Client Configuration Guide for Red Hat Insights

Red Hat Insights 2020-04

Configuration options and use cases for the Insights client

Red Hat Customer Content Services

Abstract

This guide is for Red Hat Insights users who want to configure Insights client features. The Insights client configuration settings on your system affect the interaction with Red Hat Insights.
Providing Feedback: If you have a suggestion to improve this documentation, or find an error, submit a Bugzilla report at http://bugzilla.redhat.com. Select the Cloud Software Services (cloud.redhat.com) product and use the Documentation component.

Chapter 1. Red Hat Insights client configuration overview

This guide provides information about configuring the Red Hat Insights client on your system. With the insights-client command and associated configuration files, you can control how your system interacts with Red Hat Insights.

  • General information and overviews of the Insights client features are covered in the first few chapters.
  • How-to information on using the Insights client commands and configuration files to accomplish specific tasks follows the overview information.
  • Command reference and configuration file reference information is at the end of this guide.

Navigation links help you quickly find what you are looking for.

1.1. Client configuration overview

The Red Hat Insights client collects information about your system and sends it to Red Hat Insights, which is a cloud application. Command options for the CLI and configuration file options modify the information that is collected and shared with Red Hat Insights. These options control the following:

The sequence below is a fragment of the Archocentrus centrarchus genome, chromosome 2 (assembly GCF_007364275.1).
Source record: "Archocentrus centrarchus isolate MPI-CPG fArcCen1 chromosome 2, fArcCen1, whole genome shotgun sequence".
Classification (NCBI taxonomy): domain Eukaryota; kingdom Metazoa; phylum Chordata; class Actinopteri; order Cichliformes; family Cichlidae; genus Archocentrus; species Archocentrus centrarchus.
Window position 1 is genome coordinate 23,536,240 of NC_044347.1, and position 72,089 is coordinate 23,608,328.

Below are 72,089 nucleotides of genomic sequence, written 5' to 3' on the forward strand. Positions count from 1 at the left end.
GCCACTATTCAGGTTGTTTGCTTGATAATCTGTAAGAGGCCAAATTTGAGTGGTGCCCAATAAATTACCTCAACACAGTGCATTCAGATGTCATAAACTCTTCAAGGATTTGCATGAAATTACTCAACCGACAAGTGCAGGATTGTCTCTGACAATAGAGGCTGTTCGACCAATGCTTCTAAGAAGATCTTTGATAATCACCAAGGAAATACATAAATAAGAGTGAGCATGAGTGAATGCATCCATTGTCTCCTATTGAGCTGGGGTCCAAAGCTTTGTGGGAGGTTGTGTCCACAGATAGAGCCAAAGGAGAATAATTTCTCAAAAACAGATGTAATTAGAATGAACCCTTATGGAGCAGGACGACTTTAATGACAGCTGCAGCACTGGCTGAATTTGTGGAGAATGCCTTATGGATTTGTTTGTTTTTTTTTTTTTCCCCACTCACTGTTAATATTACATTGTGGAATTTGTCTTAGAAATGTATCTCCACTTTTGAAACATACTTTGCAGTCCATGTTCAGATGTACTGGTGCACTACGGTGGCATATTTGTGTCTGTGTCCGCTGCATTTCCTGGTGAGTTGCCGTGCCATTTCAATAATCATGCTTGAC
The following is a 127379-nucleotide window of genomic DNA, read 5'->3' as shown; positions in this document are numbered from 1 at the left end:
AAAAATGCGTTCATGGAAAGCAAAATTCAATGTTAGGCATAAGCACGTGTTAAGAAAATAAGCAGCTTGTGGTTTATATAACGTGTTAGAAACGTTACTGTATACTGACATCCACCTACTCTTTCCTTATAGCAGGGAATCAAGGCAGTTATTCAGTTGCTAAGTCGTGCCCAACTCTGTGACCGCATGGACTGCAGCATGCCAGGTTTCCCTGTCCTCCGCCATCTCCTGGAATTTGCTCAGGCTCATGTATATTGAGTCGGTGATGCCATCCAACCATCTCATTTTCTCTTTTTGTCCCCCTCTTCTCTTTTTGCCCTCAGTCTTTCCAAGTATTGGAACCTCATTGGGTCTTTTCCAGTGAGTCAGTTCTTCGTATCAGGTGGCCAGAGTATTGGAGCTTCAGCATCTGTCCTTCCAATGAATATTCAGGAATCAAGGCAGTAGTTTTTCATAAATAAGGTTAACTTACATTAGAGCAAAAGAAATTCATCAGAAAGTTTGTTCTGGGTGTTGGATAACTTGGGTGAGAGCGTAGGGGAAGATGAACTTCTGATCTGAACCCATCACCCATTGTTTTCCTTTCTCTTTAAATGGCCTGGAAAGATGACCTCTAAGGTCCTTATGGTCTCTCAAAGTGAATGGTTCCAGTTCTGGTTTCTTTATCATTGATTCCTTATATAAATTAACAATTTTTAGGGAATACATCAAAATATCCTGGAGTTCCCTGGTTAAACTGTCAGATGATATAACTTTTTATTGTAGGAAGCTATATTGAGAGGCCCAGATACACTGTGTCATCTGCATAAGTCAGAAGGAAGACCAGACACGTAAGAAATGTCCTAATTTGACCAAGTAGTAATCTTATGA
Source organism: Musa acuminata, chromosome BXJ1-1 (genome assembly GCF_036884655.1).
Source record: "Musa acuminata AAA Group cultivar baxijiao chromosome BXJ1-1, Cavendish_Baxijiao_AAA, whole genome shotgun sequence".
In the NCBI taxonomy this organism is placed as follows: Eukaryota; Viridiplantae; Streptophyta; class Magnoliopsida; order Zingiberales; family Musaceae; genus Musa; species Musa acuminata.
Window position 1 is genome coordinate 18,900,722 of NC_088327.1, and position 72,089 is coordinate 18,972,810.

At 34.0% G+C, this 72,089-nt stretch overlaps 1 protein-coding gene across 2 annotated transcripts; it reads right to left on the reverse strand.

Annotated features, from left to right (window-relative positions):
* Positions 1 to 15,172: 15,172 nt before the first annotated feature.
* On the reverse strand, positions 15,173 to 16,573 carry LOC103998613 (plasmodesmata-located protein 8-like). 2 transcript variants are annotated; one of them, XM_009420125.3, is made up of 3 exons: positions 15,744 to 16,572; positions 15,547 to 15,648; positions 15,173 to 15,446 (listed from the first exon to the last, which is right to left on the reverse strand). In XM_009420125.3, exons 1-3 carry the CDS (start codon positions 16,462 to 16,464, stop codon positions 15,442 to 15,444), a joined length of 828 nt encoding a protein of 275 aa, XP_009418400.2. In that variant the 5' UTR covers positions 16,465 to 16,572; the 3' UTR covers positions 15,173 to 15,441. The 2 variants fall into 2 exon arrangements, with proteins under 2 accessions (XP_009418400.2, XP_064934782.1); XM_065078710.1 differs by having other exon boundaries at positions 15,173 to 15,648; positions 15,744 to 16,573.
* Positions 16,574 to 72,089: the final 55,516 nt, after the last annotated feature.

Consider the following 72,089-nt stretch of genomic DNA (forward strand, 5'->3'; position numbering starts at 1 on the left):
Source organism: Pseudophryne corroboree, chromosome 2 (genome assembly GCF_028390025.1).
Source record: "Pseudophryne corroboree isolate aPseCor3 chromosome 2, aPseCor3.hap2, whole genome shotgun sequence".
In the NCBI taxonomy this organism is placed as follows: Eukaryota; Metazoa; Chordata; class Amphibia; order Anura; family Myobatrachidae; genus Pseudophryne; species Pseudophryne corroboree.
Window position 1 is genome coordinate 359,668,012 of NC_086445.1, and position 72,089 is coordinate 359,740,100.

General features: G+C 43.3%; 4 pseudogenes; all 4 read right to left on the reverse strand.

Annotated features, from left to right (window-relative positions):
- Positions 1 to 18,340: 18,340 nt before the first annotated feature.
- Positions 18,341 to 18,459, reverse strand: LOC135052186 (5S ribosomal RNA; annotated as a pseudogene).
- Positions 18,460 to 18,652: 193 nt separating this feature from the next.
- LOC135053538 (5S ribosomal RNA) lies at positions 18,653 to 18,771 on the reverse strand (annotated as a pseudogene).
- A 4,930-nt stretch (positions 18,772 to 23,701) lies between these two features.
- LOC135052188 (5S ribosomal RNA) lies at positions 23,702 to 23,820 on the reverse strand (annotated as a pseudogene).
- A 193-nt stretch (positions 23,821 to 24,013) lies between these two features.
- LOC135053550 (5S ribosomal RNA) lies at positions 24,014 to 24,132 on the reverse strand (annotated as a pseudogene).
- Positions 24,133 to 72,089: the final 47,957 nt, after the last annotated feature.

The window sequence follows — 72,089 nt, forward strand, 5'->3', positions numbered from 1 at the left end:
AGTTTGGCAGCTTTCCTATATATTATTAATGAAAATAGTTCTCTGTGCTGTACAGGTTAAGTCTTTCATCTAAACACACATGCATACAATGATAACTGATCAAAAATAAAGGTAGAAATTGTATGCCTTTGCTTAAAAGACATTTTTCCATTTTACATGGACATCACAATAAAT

• Data obfuscation

    • IP address obfuscation

      Note

      IP address obfuscation is supported only for IPv4 addresses.

    • Host name obfuscation
  • Data redaction

    • Specific files
    • Output of specific commands
    • Pattern-match deletions
    • Keyword replacement
  • Insights client scheduling
  • Insights rule updates
  • Insights client authentication method

    • Certificate-based
    • SSO-based, or Basic
  • System tagging

Because the information collected by the Red Hat Insights client is saved in a tar file, that file is referred to as an archive file.

1.2. Insights client CLI and configuration file interactions

The Red Hat Insights client runs according to its scheduler, which by default is every 24 hours. The client also runs when you enter the insights-client command.